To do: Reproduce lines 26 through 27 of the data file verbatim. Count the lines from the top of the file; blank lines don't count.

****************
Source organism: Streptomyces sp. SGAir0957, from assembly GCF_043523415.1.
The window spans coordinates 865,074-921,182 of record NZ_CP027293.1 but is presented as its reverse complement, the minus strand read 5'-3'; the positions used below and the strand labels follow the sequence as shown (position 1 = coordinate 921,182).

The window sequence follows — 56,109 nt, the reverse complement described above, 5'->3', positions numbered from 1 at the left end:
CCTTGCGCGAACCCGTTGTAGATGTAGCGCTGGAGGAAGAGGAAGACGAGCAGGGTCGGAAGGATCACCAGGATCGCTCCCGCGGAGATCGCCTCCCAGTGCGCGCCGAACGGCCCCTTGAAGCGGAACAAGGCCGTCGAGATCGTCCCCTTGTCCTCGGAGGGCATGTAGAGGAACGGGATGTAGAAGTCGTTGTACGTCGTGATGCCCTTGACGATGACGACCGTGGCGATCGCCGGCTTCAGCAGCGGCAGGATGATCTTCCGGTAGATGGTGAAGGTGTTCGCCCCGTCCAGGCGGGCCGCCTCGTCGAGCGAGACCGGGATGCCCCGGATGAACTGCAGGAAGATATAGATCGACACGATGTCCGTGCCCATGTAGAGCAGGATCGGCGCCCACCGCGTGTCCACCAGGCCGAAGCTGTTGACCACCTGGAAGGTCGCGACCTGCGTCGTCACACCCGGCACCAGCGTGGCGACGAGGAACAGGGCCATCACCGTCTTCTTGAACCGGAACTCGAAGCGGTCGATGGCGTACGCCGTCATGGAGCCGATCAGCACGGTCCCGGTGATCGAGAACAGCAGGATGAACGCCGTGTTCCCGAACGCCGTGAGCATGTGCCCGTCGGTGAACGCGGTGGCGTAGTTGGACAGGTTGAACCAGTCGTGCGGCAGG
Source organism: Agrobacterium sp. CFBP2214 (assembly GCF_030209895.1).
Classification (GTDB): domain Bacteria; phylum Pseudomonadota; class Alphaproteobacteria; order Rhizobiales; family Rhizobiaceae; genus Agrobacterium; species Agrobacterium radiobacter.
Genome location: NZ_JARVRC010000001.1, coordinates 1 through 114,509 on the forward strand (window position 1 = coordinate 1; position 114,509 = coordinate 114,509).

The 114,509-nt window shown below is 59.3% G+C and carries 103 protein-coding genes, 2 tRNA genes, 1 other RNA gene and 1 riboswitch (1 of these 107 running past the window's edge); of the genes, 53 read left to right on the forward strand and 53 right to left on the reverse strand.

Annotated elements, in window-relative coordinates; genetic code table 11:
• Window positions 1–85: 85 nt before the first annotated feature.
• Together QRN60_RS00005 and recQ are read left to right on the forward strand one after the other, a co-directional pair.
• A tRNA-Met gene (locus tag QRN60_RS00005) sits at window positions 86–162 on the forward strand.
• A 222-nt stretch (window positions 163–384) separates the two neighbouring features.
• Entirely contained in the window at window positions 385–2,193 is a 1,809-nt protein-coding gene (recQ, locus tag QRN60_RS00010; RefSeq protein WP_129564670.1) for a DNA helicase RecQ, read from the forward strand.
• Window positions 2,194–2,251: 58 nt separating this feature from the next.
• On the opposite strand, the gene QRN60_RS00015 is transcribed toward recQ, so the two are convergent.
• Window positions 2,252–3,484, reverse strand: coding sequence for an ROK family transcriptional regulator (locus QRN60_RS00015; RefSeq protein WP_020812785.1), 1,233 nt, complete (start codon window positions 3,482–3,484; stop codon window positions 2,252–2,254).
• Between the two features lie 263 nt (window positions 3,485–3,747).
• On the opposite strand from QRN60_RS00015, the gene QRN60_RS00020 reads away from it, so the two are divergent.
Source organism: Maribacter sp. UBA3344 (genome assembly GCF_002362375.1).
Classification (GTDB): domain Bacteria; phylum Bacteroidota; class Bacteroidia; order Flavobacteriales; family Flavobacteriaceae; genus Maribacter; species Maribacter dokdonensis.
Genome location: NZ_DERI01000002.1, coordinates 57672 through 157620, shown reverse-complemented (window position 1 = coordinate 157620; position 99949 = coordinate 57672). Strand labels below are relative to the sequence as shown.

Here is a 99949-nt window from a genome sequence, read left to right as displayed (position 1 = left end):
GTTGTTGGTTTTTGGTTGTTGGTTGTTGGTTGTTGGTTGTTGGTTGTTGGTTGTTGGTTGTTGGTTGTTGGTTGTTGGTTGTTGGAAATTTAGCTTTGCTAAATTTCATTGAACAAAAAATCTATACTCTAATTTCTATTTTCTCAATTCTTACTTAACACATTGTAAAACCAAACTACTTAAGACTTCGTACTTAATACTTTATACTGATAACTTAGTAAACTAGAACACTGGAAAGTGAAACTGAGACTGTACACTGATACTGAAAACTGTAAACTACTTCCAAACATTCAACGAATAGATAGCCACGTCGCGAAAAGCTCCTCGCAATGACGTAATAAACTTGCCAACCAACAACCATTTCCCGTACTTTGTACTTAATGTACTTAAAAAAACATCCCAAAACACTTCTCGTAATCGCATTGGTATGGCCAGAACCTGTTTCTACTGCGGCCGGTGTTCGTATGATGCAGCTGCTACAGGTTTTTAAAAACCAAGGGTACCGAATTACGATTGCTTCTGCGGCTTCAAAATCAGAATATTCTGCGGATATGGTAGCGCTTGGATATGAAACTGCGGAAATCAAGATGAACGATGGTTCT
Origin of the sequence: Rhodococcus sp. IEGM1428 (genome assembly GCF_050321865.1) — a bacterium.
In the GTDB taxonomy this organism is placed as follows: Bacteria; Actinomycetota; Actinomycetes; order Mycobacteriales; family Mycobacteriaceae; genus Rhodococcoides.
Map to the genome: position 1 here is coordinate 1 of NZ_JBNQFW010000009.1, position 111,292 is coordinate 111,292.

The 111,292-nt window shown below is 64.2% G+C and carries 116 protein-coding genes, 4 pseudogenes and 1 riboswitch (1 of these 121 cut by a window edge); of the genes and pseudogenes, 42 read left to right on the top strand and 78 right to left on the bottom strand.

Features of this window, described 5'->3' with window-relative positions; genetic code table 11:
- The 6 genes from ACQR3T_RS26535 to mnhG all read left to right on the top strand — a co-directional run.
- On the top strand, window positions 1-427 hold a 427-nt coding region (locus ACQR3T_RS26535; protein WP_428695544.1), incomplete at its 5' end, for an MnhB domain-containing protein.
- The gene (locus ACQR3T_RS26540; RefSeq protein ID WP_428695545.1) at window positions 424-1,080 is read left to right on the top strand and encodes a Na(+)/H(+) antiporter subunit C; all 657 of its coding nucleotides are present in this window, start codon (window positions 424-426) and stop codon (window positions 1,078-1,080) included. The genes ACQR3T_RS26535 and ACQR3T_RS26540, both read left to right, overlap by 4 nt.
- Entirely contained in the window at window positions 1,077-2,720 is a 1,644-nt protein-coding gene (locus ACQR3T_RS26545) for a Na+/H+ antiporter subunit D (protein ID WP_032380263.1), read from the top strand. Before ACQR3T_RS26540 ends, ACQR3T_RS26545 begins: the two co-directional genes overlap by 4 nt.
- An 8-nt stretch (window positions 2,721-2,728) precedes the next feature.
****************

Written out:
In the GTDB taxonomy this organism is placed as follows: Bacteria; Actinomycetota; Actinomycetes; order Mycobacteriales; family Mycobacteriaceae; genus Rhodococcoides.
Map to the genome: position 1 here is coordinate 1 of NZ_JBNQFW010000009.1, position 111,292 is coordinate 111,292.